Chronicle of a deaf audiologist

Are You Bluffing?

I had to laugh when I saw the “Puffy Shirt” episode of Seinfeld when Kramer’s girlfriend, who talked very quietly, asked Jerry to wear a feminine, puffy shirt that she had designed. He didn’t hear her, so he asked her to repeat. She repeated herself, but he still didn’t hear. He asked her to repeat so many times that it was embarrassing, so he said yes without knowing what she had asked. So he was stuck with wearing a feminine, puffy shirt for his appearance on The Today Show.


Photo credit: © Martinmark


That’s what it is like to have a hearing loss. It’s not that we wear puffy shirts, but that we are sometimes forced to do things that aren’t comfortable. It is not comfortable to ask for repetition more than once. Not for us, or for the person who has to repeat.

Because of that discomfort, sometimes we smile and nod and pretend to understand. We wing it. I’ve never met a hard of hearing person who didn’t admit to winging it. We all do it.

Sometimes winging it is okay. Sometimes it is dysfunctional. Even some people with normal hearing wing it sometimes—like Jerry. The difference is that this is a permanent condition for us. If we do it too often, the world will pass us by.

The small stuff is important. Small talk, jokes, quick asides are all important. That’s how we learn about the world. But the reality is, sometimes the flow of information is disrupted while we are trying to figure out what is going on. So we wing it.

By doing this, how are we helping other people to understand hearing loss? When we wing it, we are misleading them. We need to take some responsibility here. The flow of conversation will be altered by our presence. We need to accept that. The alternative is to have the conversation flow around us, without our input.

If they think we understand, when we haven’t, communication has stopped. Communication is a two way street.

If it comes down to having to write it on a piece of paper, in the sand, in the air, it doesn’t matter. Communication is still happening. It is also happening on another level that we might forget about—when we take pains to understand, we communicate to other people about hearing loss. We show them how frustrating it is to us. We show them a little piece of our world. And we make it easier for next time.

  • Photo credit:  © Alan Fortune

    Sandra Vandenhoff

    Dr. Sandra Vandenhoff is an audiologist with hearing loss, founder of HEARa, Hearing Rehabilitation teacher, and Canadian author, who does not remember saying on her first day of wearing hearing aids: "Mom, I can hear my shoelaces!"

4 thoughts on “Are You Bluffing?”

  1. You bet, I have often bluffed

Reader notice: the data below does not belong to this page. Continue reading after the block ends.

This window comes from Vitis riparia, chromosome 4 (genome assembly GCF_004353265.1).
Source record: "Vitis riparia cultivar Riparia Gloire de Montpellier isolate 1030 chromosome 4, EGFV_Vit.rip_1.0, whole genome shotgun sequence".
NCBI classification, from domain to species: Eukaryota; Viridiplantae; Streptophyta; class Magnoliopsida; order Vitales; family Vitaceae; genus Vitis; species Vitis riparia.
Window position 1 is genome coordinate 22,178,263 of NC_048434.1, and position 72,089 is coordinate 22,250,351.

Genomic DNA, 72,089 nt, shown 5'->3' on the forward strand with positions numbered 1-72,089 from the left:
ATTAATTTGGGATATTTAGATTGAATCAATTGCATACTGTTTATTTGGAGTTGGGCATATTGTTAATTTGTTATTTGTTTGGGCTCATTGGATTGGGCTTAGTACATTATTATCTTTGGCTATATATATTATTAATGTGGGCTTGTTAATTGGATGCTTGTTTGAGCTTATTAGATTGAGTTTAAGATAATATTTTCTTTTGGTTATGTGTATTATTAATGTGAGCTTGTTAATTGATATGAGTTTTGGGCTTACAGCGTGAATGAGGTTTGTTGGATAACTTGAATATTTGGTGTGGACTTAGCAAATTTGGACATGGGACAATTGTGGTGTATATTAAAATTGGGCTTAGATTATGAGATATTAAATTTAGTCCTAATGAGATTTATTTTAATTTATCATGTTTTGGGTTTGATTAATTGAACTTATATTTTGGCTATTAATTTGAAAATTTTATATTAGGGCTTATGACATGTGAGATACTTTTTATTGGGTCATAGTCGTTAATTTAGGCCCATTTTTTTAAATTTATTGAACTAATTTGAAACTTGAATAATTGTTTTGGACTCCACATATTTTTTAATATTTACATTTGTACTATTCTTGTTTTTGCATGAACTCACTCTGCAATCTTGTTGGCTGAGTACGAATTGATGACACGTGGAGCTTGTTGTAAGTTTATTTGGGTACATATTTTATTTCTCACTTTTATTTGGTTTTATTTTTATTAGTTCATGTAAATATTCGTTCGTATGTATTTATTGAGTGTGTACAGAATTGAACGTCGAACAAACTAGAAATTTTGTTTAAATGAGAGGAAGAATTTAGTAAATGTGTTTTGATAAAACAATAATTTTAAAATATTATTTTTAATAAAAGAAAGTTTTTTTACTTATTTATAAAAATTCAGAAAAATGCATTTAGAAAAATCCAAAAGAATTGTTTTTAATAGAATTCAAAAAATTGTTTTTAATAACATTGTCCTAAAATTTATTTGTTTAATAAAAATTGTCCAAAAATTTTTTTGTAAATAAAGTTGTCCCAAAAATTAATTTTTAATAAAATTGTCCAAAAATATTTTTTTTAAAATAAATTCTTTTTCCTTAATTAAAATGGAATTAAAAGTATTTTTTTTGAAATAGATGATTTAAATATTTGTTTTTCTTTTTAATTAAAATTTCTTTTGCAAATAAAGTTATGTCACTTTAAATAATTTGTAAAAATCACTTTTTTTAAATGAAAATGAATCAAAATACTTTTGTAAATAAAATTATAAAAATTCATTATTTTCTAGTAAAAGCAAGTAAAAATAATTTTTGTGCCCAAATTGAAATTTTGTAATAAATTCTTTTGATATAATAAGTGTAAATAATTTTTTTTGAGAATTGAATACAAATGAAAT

You bet, I have often bluffed because the tinnitus in my left ear can be screaming in noisy environments, and I find it a bit embarrasing to keep asking someone to repeat what they’re saying, lest they find it irritating, so I endeavour to use the bits and pieces I do hear to assimilate its complete meaning. Sometimes it works but sometimes it backfires on me.

    1. Sandra Vandenhoff

      Bluffing Club

      Thanks for your comment, R.Watt. Welcome to the bluffing club. Everyone with hearing loss does it. We just have to make sure we don’t do it too often. ~Sandra

  2. Fake it til you make it …

    I can totally relate to what you are saying, I have hearing loss in both ears, and while i can get by well in one on one situations, things can rapidly spiral when there is background noise, or the person has an accent and is soft spoken.  Recently I conducted a workshop and forgot to put in my hearing aids that morning, it was totally embarrasing, I was missing questions, trying to fake it and pull it off.  I came across as an idiot.  I finally let everyone in on my little secret and they were very accomodating.  We had a lot of laughs over the situation, people in the front were relaying questions to me in the front and it worked out in the end.  Made for some great team work, but I do not want to relive the experience.  It makes me realize the importance of two way communication, and the effort I have to put in to uphold my end of the bargain, Thanks for the timely article….. Now, if i can just remember where i put those damn hearing aids. embarrased in Clearwater BC.  

    1. Sandra Vandenhoff

      Dear Embarassed,

      At least you came clean and admitted your hearing loss, eventually.  Good for you. That took guts, in front of a room full of people.  Hope you find your hearing aids! ~Sandra 

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